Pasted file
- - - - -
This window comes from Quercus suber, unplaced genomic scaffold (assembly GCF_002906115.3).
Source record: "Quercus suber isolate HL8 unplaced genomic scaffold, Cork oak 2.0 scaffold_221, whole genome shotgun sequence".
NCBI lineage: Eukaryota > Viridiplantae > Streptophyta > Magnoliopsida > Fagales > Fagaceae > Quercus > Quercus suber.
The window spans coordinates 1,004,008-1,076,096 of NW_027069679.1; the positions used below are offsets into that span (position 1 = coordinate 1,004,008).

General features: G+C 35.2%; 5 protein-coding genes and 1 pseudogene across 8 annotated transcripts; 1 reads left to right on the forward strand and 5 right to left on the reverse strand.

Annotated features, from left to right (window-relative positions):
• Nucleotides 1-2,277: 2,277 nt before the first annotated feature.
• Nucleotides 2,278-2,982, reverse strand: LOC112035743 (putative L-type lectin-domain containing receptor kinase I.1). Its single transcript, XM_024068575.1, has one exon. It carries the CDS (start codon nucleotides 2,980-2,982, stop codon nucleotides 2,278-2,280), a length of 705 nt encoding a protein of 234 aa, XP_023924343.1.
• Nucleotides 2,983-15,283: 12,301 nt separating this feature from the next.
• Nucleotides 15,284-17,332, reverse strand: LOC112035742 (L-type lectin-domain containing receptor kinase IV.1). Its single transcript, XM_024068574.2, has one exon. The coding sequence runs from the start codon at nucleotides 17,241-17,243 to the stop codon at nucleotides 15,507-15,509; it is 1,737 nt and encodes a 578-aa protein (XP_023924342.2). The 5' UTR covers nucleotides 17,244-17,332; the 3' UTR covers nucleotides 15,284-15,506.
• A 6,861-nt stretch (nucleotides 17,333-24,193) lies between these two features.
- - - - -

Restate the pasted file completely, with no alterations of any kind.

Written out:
This window comes from Quercus suber, unplaced genomic scaffold (assembly GCF_002906115.3).
Source record: "Quercus suber isolate HL8 unplaced genomic scaffold, Cork oak 2.0 scaffold_221, whole genome shotgun sequence".
NCBI lineage: Eukaryota > Viridiplantae > Streptophyta > Magnoliopsida > Fagales > Fagaceae > Quercus > Quercus suber.
The window spans coordinates 1,004,008-1,076,096 of NW_027069679.1; the positions used below are offsets into that span (position 1 = coordinate 1,004,008).

General features: G+C 35.2%; 5 protein-coding genes and 1 pseudogene across 8 annotated transcripts; 1 reads left to right on the forward strand and 5 right to left on the reverse strand.

Annotated features, from left to right (window-relative positions):
• Nucleotides 1-2,277: 2,277 nt before the first annotated feature.
• Nucleotides 2,278-2,982, reverse strand: LOC112035743 (putative L-type lectin-domain containing receptor kinase I.1). Its single transcript, XM_024068575.1, has one exon. It carries the CDS (start codon nucleotides 2,980-2,982, stop codon nucleotides 2,278-2,280), a length of 705 nt encoding a protein of 234 aa, XP_023924343.1.
• Nucleotides 2,983-15,283: 12,301 nt separating this feature from the next.
• Nucleotides 15,284-17,332, reverse strand: LOC112035742 (L-type lectin-domain containing receptor kinase IV.1). Its single transcript, XM_024068574.2, has one exon. The coding sequence runs from the start codon at nucleotides 17,241-17,243 to the stop codon at nucleotides 15,507-15,509; it is 1,737 nt and encodes a 578-aa protein (XP_023924342.2). The 5' UTR covers nucleotides 17,244-17,332; the 3' UTR covers nucleotides 15,284-15,506.
• A 6,861-nt stretch (nucleotides 17,333-24,193) lies between these two features.